A wide range of observers, from Israeli Prime Minister Benjamin Netanyahu to Fox News' Glenn Beck, are warning that the downfall of the U.S.-backed dictator in Egypt could lead to another Iranian style theocracy in the Middle East. Others, such as New York Times columnist Roger Cohen, are drawing parallels between the Egyptian protests and Iran's Green Movement uprising of 2009. This debate is raging nowhere more fiercely than in Iran itself, where many Iranians -- on both the right and the left -- are clamoring to claim the Egyptian revolution for themselves.
On one side of the political spectrum are a group of conservative parliamentary members, Revolutionary Guard leaders, and even the Supreme Leader himself, who are trying to cast the Egyptian revolution as a part of a greater Islamic uprising across the region. In a sermon last Friday, the Ayatollah Ali Khamenei painted the events in Egypt as an "Islamic awakening" that signals an "irreversible defeat" for American hegemony in the Middle East. Jahanbakhsh Mohebinia, a senior Parliamentary member, went one step further, claiming that the toppling of Hosni Mubarak's regime will result in the formation of "the Continent of Islam" -- a phrase sure to send many a Fox News commentator screaming for the airwaves.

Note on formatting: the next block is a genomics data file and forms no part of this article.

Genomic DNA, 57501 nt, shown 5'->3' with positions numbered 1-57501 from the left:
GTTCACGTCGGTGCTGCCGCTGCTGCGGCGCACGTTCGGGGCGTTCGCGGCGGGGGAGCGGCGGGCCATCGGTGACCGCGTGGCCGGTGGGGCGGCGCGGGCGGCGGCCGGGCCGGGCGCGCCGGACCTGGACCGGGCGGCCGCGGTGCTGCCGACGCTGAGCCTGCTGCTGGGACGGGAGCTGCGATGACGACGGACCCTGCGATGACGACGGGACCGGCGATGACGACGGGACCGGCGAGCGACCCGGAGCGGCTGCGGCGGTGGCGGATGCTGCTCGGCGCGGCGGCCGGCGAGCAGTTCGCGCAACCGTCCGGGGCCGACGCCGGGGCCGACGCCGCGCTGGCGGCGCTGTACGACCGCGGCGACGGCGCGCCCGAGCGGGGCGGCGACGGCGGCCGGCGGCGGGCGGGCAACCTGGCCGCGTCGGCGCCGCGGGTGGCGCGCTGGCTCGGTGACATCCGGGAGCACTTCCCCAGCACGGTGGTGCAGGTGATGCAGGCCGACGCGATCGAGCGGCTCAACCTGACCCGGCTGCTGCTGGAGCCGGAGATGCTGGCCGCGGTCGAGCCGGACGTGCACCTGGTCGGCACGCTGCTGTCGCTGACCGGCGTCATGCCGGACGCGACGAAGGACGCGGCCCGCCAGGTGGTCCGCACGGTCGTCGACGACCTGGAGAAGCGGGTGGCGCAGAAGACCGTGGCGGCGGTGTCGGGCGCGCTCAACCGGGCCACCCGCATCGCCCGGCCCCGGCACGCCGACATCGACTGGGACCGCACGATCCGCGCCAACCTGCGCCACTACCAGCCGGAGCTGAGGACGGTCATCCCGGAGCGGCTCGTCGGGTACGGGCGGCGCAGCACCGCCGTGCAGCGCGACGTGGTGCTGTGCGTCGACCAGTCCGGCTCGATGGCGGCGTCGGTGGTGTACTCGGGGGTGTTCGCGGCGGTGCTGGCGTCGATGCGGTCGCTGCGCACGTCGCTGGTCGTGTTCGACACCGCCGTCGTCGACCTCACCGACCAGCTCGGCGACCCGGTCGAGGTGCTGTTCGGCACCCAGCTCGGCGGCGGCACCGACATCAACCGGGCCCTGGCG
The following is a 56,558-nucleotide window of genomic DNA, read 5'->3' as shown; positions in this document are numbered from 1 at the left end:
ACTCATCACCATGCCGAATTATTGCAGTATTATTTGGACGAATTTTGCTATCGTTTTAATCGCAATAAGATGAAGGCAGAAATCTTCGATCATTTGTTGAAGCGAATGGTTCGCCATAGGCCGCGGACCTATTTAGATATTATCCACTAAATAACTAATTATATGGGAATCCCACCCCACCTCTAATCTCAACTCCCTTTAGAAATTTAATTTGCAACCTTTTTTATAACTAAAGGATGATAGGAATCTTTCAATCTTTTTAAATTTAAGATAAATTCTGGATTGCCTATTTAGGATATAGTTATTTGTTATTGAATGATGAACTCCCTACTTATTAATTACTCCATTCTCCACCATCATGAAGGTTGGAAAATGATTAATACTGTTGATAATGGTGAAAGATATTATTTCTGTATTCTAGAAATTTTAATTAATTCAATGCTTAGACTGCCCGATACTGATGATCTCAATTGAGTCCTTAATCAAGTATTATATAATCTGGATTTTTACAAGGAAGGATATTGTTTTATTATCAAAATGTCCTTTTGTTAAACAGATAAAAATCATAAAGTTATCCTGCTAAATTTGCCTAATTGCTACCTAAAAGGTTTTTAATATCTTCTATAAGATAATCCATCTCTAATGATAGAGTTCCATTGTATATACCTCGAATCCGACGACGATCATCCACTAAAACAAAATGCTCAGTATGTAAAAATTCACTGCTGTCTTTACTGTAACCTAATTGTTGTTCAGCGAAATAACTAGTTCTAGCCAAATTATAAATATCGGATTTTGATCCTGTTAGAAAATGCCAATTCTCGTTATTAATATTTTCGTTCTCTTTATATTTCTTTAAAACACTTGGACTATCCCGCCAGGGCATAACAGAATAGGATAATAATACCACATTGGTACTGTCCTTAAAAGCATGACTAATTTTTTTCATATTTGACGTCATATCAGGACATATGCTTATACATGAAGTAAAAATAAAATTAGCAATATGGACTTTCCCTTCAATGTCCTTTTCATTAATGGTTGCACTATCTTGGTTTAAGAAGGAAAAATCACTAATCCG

On the other side are Iran's youth and the leaders of the Green Movement, some of whom are even taking credit for the popular revolution that is now taking place in Egypt. Mir Hussein Mousavi, the man whose loss to Mahmoud Ahmadinejad in the 2009 presidential elections launched the largest and most sustained demonstrations in Iran since the 1979 revolution, voiced his confidence that "the starting point of what we are witnessing in the streets of Tunis, San'a, Cairo, Alexandria, and Suez stems from the demonstrations in the streets of Tehran, where millions of Iranians marched in June of 2009." A statement in the university journal Daneshjoo News made the point in starker terms: "The democracy movement we started is spreading in the region and today we are witnessing the awakening of the Arabs. It's time for us to once again join hands and prove to the world that dictatorship must end."